# Frequentist performance of sequential testing based on predictive power

Suppose we perform a hypothesis test from a random sample $(x_i)_{i=1}^n$, assuming for instance $x_i \sim_{\text{iid}} {\cal N}(\theta, 1)$ and $H_0=\{\theta=0\}$ for simplicity. If the test fails to reject $H_0$, it is natural to ask oneself "if I collect more data, what could happen?".

This question can be solved by assigning a "predictive distribution" to the new data, and then calculate the probability to reject $H_0$ for a new sample assumed to be distributed according to this predictive distribution. A naive way (suffering from a lack of probabilist interpretation) consists in saying that the new data are $\sim_{\text{iid}} {\cal N}(\hat\theta, 1)$ where $\hat\theta$ is an estimate of $\theta$ obtained from the actual sample $(x_i)_{i=1}^n$. In the Bayesian framework there is a clear notion of predictive distribution.

Assuming we consider either the "naive" predictive distribution or the Bayesian predictive distribution derived from a noninformative prior, how to highlight/assess the frequentist performance of the predictive power ?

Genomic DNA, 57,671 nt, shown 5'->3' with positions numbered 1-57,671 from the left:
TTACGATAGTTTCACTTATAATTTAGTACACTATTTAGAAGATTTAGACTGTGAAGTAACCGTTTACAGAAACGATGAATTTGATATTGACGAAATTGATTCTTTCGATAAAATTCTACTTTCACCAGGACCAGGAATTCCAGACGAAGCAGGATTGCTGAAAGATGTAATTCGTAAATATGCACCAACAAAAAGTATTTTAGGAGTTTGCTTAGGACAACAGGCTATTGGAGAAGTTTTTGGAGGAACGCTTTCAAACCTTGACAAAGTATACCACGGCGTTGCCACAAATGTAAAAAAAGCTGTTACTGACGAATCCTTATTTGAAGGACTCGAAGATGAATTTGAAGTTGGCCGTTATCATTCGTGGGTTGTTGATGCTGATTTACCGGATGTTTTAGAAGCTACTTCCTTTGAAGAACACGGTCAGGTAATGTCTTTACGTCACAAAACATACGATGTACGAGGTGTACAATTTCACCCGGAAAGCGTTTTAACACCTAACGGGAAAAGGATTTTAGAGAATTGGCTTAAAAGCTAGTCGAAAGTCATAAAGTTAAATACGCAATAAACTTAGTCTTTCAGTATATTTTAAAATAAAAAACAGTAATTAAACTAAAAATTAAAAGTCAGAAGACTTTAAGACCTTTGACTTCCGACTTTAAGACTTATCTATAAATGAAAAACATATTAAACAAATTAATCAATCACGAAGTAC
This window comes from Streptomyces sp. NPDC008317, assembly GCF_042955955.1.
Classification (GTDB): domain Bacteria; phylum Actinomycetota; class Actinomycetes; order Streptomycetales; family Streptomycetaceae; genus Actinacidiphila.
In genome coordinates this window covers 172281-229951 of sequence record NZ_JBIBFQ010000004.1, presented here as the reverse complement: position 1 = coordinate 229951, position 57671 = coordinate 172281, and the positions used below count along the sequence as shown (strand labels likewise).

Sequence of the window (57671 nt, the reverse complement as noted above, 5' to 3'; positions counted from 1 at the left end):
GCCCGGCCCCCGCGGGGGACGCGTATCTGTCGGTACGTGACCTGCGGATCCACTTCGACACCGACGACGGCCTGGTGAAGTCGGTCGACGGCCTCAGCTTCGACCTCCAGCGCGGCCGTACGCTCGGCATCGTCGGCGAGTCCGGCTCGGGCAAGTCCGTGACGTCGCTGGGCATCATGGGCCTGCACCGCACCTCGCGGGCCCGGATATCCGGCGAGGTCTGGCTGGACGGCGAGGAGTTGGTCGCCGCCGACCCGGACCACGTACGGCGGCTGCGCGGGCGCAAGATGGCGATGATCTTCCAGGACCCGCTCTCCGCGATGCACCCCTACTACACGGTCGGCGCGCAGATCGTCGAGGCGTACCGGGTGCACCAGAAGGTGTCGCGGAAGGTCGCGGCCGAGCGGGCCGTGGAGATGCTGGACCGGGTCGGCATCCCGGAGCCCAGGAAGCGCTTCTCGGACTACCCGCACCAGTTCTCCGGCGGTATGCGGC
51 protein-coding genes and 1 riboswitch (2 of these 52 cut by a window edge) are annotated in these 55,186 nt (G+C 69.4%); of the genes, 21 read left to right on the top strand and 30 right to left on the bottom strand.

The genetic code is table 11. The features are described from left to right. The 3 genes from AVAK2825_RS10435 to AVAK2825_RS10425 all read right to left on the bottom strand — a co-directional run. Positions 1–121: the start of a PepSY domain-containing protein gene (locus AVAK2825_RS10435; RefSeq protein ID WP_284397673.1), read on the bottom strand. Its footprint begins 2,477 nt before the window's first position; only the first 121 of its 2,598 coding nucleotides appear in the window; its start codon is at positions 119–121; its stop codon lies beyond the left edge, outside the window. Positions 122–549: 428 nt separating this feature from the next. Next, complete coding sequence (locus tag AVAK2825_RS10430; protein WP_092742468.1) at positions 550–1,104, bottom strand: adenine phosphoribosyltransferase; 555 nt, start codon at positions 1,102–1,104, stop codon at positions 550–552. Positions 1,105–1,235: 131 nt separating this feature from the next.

For instance, assume that we adopt the following sequential testing methodology:

• Collect a sample $(x_i)_{i=1}^n$ with $n=10$
• If $H_0$ is rejected then stop.
• Otherwise use the predictive distribution to evaluate the required new sample size to get $80\%$ predictive power to reject $H_0$.
• Then collect the new sample and perform the test.

Adopting this methodology, what about the probability to reject $H_0$ in function of $\theta$ ?

It would be easy to explore such questions using simulations, but does there exist some theoretical results about such questions ?

The conclusion is that indeed the Bayesian prediction approach (with an appropriate noninformative prior) controls the frequentist probability of success. Here the observation of interest is a sample standard deviation, and the Bayesian predictive distribution of this standard deviation enjoys the "frequentist-matching property": Bayesian $100p\%$-prediction intervals coincidentally are frequentist $100p\%$-prediction intervals.